In dealing with Saigon’s officials, Kissinger could be insulting and inclined to treat them like lackeys, but he was understandably frustrated by their inability to grasp the real situation. Nixon was giving them the best deal they could get. As Kissinger lamented, “Haig and I, who have saved you before, are in despair about you.” Of course, the North Vietnamese would cheat, but with a peace treaty, the United States would have the legal basis to strike back. Without one, “all our aid will be cut off, that is why we who support you despair of your short-sightedness.”
By illogically endorsing the notion that the Nixon Administration handed South Vietnam to the Communists, Berman has given fresh grist to the American right. He has also neglected the point that South Vietnam was never a country in any ordinary sense of the term, that the regimes in place during the period of US involvement were always artifacts of American power and that South Vietnam’s governing class was corrupt, incompetent and cruel.
Berman expresses no curiosity about the fact that as of January 1973, Saigon had an estimated 38,000 political prisoners in its jails; nor does he wonder why it was that despite an army of 1 million men, equipped with the most modern American weapons, it was afraid to face a much smaller enemy.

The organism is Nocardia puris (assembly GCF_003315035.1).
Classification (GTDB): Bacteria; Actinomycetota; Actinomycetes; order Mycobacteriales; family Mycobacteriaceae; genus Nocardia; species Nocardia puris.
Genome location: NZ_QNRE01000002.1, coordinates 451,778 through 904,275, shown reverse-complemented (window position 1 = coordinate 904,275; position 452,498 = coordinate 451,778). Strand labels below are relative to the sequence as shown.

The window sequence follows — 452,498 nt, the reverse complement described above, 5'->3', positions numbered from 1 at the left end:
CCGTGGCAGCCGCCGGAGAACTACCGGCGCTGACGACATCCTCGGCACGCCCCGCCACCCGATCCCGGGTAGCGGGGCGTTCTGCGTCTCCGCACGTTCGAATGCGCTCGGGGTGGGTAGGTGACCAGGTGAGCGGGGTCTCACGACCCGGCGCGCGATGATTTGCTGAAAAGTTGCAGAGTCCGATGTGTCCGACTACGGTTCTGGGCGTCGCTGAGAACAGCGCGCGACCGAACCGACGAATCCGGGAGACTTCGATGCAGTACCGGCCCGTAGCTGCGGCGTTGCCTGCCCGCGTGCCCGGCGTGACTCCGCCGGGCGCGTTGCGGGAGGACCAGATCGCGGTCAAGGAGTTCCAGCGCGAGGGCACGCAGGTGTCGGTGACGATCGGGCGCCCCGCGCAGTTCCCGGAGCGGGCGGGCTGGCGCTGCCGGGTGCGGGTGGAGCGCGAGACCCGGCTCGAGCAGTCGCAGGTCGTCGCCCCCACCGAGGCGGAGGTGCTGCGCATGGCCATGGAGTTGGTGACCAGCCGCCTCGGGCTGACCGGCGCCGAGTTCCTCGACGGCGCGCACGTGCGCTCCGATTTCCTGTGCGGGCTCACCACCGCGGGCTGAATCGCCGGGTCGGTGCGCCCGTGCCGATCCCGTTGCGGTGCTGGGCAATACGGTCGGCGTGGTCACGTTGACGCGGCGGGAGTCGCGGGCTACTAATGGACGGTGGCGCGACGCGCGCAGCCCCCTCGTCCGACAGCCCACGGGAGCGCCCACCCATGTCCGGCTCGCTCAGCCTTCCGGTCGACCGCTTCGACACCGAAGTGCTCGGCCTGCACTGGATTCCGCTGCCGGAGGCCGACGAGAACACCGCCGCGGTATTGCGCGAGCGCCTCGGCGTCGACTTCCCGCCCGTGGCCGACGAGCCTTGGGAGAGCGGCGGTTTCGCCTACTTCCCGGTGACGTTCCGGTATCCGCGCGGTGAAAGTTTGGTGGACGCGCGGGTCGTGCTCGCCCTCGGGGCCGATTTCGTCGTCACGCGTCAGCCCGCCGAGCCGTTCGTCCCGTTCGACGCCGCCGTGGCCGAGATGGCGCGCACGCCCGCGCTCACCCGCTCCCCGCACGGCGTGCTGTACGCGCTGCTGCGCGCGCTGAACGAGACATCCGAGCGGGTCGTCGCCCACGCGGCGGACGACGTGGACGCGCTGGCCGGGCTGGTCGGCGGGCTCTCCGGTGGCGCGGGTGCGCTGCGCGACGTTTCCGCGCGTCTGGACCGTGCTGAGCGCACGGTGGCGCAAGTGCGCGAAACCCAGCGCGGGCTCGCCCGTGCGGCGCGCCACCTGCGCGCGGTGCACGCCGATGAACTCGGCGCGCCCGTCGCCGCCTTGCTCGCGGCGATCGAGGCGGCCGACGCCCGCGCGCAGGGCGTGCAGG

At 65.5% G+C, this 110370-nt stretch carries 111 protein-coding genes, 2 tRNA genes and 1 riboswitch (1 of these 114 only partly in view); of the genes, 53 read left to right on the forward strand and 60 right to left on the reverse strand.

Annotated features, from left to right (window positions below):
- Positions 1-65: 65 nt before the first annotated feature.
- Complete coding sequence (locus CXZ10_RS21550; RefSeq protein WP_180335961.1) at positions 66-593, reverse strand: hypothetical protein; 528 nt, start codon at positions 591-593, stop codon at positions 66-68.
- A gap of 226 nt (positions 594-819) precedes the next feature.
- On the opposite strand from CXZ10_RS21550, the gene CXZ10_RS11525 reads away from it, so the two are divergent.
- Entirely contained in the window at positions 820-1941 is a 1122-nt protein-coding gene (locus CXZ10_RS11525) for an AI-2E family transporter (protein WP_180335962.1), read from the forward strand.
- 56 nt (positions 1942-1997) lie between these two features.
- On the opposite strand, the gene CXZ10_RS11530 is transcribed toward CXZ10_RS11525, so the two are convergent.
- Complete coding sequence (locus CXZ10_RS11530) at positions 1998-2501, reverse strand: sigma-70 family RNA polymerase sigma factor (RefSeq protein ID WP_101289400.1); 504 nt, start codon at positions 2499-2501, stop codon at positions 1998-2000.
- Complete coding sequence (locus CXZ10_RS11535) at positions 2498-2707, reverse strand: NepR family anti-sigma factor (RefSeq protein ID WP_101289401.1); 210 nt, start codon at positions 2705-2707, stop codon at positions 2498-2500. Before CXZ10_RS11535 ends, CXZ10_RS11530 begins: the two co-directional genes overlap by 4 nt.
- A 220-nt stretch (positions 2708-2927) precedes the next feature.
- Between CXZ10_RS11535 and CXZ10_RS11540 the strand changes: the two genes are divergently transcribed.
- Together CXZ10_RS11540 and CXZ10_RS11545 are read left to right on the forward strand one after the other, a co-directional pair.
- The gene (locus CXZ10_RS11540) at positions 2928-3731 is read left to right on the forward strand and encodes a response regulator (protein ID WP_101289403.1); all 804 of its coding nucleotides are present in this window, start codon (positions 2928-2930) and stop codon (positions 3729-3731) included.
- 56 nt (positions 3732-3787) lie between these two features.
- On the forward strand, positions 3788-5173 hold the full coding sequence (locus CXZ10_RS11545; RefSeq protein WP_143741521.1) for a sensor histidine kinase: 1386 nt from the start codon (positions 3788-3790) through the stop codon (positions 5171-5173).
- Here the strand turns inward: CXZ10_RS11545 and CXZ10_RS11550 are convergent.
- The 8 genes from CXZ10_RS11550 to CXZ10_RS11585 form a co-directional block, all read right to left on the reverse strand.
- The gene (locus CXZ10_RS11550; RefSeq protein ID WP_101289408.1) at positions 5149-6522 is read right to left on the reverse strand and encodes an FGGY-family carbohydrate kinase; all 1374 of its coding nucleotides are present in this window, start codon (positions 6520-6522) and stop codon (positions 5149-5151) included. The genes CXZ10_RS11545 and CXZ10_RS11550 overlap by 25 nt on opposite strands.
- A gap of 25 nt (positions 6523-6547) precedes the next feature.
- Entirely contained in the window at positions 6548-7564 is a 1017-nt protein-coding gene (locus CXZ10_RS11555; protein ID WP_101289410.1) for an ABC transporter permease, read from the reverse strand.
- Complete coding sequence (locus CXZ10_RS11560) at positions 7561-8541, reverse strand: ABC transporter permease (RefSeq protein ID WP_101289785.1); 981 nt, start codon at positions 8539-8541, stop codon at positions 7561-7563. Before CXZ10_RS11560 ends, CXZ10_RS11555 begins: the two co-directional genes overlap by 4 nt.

Had this book been written thirty years ago, one might say that all this was widely known and did not bear repeating. But the majority of Berman’s readers will have little information about the Saigon regime, nor will they necessarily understand that three US administrations, including that of Richard Nixon, had used unprecedented levels of firepower to expel the Communists from South Vietnam, with the perverse result that they grew stronger.